One of the most important things Bobbie taught me was how to walk that line between being self-critical and gracefully accepting praise. I used to deflect any and all praise directed at my writing because, frankly, all I could see were the flaws (I still mostly see only the flaws (but not always the typos)). Bobbie told me the deflected someone’s praise of my writing, in some weird attempt to appear humble, was a subtle suggestion that I thought their judgement was flawed or wrong. It was, in effect, an insult to their taste and intelligence. She said that, I can’t stand to simply accept the praise, then I could try saying something like “Thank you, but I”m not half as good as I want to be.” That way, I avoid making people feel stupid or ashamed for liking something I wrote, and frame my self-critical voice in such a way that it presents as a tease for future work. It’s like doing a magic trick and then, after everyone applauds, giving them a wink and saying “If you like that, wait till you see the next trick.”

That lesson came in a class, I think, and not while chatting in the garden, or in the living room, or after a shared dinner. Perhaps I seem too self-contained, too self-assured, too self-reliant to need such one-on-one propping up by friends and mentors. My inability to ask for help (or anything really) perhaps reinforced that.

Oddly enough, this feeling also applies to family. Some, but not all, of my cousins on both sides of the family, have many more stories about times spent with our grandparents, while, for me, they remain mostly strangers—especially now that they’ve been dead close to thirty years in some cases.

When I was in my twenties and thirties, I don’t think it mattered to me, or, at least, I didn’t let it affect me. Now, at nearly fifty, with the world seemingly collapsing around us all, and a rising awareness that men at my age tend to start the long slow decline into isolation (which can be deadly), I’m spending a lot of time pondering how I can head off a seemingly inevitable lonely old man phase, and what I need to alter about myself to help that along.

But, of course, that doesn’t mean letting just anyone in past the gates. No one, at any age, needs narcissistic, psychopathic, selfish, manipulative, destructive, racist people near them.


Ulysses Ep. 6

https://www.podbean.com/media/share/pb-u24wy-9361d2

1934 edition page references

 

613 through 768

 

 

My cohost is Delia Tramontina, from Flushing, NY. She earned her MFA in Writing and Poetics from Naropa University’s Jack Kerouac School of Disembodied Poetics. Her work most recently appeared in Newtown Literary, Forum and 1111. Her chapbook CONSTRAINT is forthcoming from Dancing Girl Press. For 3.5 years she co-hosted the online show, Poet as Radio, on San Francisco Community Radio. She lives and works in San Francisco.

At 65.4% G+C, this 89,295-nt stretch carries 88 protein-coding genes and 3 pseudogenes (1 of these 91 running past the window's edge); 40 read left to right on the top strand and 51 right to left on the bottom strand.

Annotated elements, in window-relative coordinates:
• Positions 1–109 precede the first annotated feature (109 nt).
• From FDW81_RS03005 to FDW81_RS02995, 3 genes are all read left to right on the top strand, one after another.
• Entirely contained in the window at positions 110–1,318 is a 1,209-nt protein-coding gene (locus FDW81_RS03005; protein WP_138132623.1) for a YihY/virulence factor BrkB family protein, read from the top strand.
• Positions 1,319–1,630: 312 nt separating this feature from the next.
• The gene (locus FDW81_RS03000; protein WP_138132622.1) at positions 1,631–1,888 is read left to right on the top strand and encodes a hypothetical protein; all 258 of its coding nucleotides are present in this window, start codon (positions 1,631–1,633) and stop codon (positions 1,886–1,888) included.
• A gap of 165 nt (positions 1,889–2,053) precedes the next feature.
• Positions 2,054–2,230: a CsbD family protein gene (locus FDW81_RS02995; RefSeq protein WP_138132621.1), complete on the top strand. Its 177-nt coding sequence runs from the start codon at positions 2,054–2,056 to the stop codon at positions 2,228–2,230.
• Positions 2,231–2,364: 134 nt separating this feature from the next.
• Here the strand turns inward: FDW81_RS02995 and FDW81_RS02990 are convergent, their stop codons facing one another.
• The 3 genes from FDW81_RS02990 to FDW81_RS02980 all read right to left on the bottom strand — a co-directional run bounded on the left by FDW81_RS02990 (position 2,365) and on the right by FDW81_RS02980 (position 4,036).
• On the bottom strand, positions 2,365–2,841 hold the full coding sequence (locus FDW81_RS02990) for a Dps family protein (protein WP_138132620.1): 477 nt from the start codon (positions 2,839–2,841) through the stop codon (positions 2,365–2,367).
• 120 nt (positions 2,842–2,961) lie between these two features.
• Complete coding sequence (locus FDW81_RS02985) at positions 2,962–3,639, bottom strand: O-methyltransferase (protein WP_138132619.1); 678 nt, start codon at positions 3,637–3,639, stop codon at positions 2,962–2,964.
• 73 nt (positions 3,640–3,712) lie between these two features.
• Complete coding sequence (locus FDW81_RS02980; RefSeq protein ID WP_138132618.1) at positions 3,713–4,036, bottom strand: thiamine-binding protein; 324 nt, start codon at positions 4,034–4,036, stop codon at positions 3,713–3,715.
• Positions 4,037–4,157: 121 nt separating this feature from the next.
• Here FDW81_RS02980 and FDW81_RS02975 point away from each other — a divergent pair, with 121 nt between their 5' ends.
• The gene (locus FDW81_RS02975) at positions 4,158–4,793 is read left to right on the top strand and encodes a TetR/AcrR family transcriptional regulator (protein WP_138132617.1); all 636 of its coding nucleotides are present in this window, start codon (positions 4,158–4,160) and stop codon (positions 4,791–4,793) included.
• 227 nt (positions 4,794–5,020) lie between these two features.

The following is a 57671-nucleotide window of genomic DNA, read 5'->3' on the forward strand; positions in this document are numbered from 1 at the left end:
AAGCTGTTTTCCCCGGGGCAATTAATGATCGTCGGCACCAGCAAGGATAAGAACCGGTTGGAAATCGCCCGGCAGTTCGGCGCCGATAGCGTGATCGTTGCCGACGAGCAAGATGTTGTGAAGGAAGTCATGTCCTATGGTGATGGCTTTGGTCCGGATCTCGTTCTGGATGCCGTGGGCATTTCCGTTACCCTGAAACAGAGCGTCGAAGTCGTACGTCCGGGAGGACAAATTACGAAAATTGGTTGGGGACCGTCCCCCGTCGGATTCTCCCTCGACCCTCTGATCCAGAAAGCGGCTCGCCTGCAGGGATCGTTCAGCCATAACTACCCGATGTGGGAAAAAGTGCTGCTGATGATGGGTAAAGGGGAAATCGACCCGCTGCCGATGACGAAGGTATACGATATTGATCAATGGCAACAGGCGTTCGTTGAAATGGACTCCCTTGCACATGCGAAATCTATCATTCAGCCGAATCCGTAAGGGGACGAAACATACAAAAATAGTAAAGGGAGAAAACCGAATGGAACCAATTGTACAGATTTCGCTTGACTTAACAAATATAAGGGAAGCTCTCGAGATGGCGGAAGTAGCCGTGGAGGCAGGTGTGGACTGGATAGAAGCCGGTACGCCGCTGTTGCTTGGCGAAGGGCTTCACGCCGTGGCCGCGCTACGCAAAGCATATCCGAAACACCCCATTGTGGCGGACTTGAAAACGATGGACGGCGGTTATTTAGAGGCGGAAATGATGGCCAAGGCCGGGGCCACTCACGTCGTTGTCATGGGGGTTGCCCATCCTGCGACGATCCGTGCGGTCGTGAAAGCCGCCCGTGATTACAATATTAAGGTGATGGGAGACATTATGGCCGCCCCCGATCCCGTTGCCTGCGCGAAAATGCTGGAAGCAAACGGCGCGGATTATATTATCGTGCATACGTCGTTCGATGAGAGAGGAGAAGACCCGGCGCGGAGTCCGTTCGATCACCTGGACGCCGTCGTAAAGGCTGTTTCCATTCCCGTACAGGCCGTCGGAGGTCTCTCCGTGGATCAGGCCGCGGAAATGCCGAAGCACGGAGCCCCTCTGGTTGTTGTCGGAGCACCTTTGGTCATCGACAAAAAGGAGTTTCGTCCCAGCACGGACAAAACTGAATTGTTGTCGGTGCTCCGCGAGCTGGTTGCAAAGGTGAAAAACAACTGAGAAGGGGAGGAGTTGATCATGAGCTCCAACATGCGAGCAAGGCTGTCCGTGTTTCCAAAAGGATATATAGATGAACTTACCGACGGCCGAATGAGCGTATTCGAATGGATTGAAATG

The music is The Bells of Dublin/Christmas Eve by The Chieftains 


Ulysses Ep. 5

https://www.podbean.com/media/share/pb-zq86x-9361cb

1934 edition page references

 

460 through 612

 

 

My cohost is Delia Tramontina, from Flushing, NY. She earned her MFA in Writing and Poetics from Naropa University’s Jack Kerouac School of Disembodied Poetics. Her work most recently appeared in Newtown Literary, Forum and 1111. Her chapbook CONSTRAINT is forthcoming from Dancing Girl Press. For 3.5 years she co-hosted the online show, Poet as Radio, on San Francisco Community Radio. She lives and works in San Francisco.

 

 

The music is The Bells of Dublin/Christmas Eve by The Chieftains 


Ulysses Ep. 4

https://www.podbean.com/media/share/pb-3632t-9361bd

1934 edition page references

 

307 through 459

 

 

My cohost is Delia Tramontina, from Flushing, NY. She earned her MFA in Writing and Poetics from Naropa University’s Jack Kerouac School of Disembodied Poetics. Her work most recently appeared in Newtown Literary, Forum and 1111. Her chapbook CONSTRAINT is forthcoming from Dancing Girl Press. For 3.5 years she co-hosted the online show, Poet as Radio, on San Francisco Community Radio. She lives and works in San Francisco.

 

 

The music is The Bells of Dublin/Christmas Eve by The Chieftains 


Ulysses Ep. 3

https://www.podbean.com/media/share/pb-bbs8e-9361b1

1934 edition page references

 

154 through 306

 

 

My cohost is Delia Tramontina, from Flushing, NY. She earned her MFA in Writing and Poetics from Naropa University’s Jack Kerouac School of Disembodied Poetics. Her work most recently appeared in Newtown Literary, Forum and 1111. Her chapbook CONSTRAINT is forthcoming from Dancing Girl Press. For 3.5 years she co-hosted the online show, Poet as Radio, on San Francisco Community Radio. She lives and works in San Francisco.

 

The music is The Bells of Dublin/Christmas Eve by The Chieftains 


Ulysses Ep. 2

https://www.podbean.com/media/share/pb-9ckke-9361ad

Page references to the 1934 edition

1 through 153

 

My cohost is Delia Tramontina, from Flushing, NY. She earned her MFA in Writing and Poetics from Naropa University’s Jack Kerouac School of Disembodied Poetics. Her work most recently appeared in Newtown Literary, Forum and 1111. Her chapbook CONSTRAINT is forthcoming from Dancing Girl Press. For 3.5 years she co-hosted the online show, Poet as Radio, on San Francisco Community Radio. She lives and works in San Francisco.

 

The music is The Bells of Dublin/Christmas Eve by The Chieftains